Is Sustainable & Ethical Bird's Nests Possible?

To unpack the sustainable and ethical concerns behind bird's nests, we first need to understand the mating habits of swiftlets who produce them.

You are not destroying swiftlet's homes when you eat bird's nests.

Each mating season, swiftlets build new nests made from their own saliva. Swiftlets only use their nests for that one mating season. After their baby birds fly out of the nests, they leave the nests and build new nests for the next mating season.

Sustainable harvesting refers to the practice of only harvesting the bird's nests when the swiftlets are gone.

Bird's nests houses are too profit driven by the high demand to care about their impact on the swiftlets and the environment. This is an extremely short term view as the dwindling swiftlet population in the area affects the future yield of bird's nests.

It is impossible to practice sustainable or ethical harvesting when harvesting cave bird's nests.

Cave bird's nests are located on high caverns of limestone caves, making it an extremely dangerous endeavour for farmers to harvest them. Farmers have to scale these dark sheer rock cliffs to harvest these nests, without the use of modern equipment due to the altitude of the mountains. Injury and deaths are often common in such scenarios, which further drive up the price of cave nests.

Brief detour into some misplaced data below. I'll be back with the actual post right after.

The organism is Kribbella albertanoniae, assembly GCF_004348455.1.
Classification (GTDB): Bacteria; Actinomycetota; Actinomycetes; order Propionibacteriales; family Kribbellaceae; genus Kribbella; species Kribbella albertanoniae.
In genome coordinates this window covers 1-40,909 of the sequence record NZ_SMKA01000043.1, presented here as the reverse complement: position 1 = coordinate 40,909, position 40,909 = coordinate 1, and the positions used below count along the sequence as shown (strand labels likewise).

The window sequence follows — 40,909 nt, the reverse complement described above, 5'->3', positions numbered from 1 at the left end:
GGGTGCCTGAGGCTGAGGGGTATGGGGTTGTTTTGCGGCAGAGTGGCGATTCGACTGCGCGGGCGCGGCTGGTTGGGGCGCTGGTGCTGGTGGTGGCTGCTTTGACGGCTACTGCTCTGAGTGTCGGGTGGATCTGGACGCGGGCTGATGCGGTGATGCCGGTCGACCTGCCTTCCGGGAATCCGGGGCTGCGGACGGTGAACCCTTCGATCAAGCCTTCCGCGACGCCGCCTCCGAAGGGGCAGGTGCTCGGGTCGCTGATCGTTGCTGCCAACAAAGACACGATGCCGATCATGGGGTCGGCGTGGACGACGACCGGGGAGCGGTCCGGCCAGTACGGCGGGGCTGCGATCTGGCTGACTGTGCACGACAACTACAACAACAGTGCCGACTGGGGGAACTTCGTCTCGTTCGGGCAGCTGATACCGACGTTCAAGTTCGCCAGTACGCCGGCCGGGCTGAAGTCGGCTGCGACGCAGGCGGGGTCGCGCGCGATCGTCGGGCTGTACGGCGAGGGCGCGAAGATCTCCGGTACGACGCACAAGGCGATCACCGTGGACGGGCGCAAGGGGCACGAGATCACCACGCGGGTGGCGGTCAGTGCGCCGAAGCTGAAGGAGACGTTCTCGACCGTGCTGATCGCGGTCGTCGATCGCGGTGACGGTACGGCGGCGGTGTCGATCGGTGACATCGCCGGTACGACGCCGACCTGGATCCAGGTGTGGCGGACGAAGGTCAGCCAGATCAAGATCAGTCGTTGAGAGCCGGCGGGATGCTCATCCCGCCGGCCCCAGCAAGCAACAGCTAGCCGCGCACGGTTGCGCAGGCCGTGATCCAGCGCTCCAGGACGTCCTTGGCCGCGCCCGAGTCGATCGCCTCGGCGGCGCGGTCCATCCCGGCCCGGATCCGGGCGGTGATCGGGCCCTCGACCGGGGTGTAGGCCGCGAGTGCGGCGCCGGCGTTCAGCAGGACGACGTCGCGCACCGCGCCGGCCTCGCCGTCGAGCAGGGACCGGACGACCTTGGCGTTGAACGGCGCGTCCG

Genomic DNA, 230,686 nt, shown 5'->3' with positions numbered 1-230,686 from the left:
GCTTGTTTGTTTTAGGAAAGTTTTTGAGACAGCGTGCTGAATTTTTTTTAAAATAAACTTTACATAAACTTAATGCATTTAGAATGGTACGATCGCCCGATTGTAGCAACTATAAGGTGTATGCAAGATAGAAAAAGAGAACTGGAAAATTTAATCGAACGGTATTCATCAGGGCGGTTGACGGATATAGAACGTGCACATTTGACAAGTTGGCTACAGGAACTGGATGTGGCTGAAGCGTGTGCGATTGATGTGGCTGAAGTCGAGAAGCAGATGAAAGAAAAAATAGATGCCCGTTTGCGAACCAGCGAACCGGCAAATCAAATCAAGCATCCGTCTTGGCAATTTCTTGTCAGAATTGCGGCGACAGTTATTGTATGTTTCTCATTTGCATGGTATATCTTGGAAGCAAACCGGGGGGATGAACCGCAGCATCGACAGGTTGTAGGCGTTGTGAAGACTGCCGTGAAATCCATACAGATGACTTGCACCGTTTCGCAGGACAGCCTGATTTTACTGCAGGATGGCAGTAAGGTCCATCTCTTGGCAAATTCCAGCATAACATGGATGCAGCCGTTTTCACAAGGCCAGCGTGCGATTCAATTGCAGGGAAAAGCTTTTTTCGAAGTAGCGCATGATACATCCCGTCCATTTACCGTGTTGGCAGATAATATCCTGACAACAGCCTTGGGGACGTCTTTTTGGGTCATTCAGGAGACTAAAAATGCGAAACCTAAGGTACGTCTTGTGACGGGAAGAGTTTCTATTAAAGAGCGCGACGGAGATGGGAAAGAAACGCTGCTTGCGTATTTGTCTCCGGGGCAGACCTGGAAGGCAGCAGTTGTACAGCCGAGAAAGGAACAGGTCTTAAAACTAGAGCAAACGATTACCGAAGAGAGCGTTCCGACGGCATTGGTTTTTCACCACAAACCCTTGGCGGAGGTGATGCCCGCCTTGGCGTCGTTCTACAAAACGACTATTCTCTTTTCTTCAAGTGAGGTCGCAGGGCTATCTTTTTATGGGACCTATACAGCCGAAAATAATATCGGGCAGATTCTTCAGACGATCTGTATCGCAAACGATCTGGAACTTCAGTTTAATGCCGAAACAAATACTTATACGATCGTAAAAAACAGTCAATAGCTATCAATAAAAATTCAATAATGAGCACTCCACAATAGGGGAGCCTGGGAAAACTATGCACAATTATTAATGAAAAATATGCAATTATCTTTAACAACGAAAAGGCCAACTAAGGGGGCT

Ethically harvested bird's nests is only possible in the case of house nests.

For house bird's nests, where conditions can be controlled, it is a much safer farming method. This practice is cruelty-free for the farmers who are harvesting them.

Our commitment to sustainable & ethical bird's nests.

We practice sustainable and ethical farming practices on own bird's nests houses and work with suppliers we know whose practice will not infringe on the environment. This process might be an invisible one to the end-consumers, but we believe is an extremely important one in order to preserve these swiftlets and provide a good working condition for the local communities we work with.  

Furthermore, as our bird's nests are from Malaysia, they are all transported via land instead of air. This reduces our carbon footprint compared to other bird's nests that are flown in from Indonesia, Thailand or Vietnam.